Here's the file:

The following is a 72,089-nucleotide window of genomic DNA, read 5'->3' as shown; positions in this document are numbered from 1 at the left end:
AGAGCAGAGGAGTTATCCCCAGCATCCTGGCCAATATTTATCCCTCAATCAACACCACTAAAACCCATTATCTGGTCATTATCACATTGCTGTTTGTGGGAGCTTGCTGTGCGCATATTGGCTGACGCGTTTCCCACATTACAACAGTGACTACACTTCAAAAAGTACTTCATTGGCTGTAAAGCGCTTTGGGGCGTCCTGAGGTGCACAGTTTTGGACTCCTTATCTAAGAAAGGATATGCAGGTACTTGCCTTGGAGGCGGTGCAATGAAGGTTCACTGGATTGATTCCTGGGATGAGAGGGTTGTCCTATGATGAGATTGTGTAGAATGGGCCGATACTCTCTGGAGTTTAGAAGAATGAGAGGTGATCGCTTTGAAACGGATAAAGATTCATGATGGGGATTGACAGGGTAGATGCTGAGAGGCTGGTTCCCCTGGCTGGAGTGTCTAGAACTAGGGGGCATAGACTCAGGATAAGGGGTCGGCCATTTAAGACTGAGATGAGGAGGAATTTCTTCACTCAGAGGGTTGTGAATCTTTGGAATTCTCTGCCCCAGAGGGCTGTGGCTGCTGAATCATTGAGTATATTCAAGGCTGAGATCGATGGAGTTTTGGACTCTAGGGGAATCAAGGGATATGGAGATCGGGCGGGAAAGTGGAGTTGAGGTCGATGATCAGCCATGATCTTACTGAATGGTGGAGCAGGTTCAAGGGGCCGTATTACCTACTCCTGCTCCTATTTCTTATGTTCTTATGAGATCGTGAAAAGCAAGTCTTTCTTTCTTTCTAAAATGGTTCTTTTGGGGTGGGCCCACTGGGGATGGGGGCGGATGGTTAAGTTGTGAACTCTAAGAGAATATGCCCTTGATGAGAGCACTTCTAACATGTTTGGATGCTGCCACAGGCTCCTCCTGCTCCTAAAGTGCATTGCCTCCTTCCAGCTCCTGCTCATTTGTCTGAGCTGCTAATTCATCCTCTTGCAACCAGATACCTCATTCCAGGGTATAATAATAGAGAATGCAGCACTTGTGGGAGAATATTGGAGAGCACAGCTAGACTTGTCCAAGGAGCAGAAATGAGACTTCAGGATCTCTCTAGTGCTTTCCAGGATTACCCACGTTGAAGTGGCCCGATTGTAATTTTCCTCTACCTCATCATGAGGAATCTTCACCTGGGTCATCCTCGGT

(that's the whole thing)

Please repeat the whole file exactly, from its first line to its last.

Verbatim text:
The following is a 72,089-nucleotide window of genomic DNA, read 5'->3' as shown; positions in this document are numbered from 1 at the left end:
AGAGCAGAGGAGTTATCCCCAGCATCCTGGCCAATATTTATCCCTCAATCAACACCACTAAAACCCATTATCTGGTCATTATCACATTGCTGTTTGTGGGAGCTTGCTGTGCGCATATTGGCTGACGCGTTTCCCACATTACAACAGTGACTACACTTCAAAAAGTACTTCATTGGCTGTAAAGCGCTTTGGGGCGTCCTGAGGTGCACAGTTTTGGACTCCTTATCTAAGAAAGGATATGCAGGTACTTGCCTTGGAGGCGGTGCAATGAAGGTTCACTGGATTGATTCCTGGGATGAGAGGGTTGTCCTATGATGAGATTGTGTAGAATGGGCCGATACTCTCTGGAGTTTAGAAGAATGAGAGGTGATCGCTTTGAAACGGATAAAGATTCATGATGGGGATTGACAGGGTAGATGCTGAGAGGCTGGTTCCCCTGGCTGGAGTGTCTAGAACTAGGGGGCATAGACTCAGGATAAGGGGTCGGCCATTTAAGACTGAGATGAGGAGGAATTTCTTCACTCAGAGGGTTGTGAATCTTTGGAATTCTCTGCCCCAGAGGGCTGTGGCTGCTGAATCATTGAGTATATTCAAGGCTGAGATCGATGGAGTTTTGGACTCTAGGGGAATCAAGGGATATGGAGATCGGGCGGGAAAGTGGAGTTGAGGTCGATGATCAGCCATGATCTTACTGAATGGTGGAGCAGGTTCAAGGGGCCGTATTACCTACTCCTGCTCCTATTTCTTATGTTCTTATGAGATCGTGAAAAGCAAGTCTTTCTTTCTTTCTAAAATGGTTCTTTTGGGGTGGGCCCACTGGGGATGGGGGCGGATGGTTAAGTTGTGAACTCTAAGAGAATATGCCCTTGATGAGAGCACTTCTAACATGTTTGGATGCTGCCACAGGCTCCTCCTGCTCCTAAAGTGCATTGCCTCCTTCCAGCTCCTGCTCATTTGTCTGAGCTGCTAATTCATCCTCTTGCAACCAGATACCTCATTCCAGGGTATAATAATAGAGAATGCAGCACTTGTGGGAGAATATTGGAGAGCACAGCTAGACTTGTCCAAGGAGCAGAAATGAGACTTCAGGATCTCTCTAGTGCTTTCCAGGATTACCCACGTTGAAGTGGCCCGATTGTAATTTTCCTCTACCTCATCATGAGGAATCTTCACCTGGGTCATCCTCGGT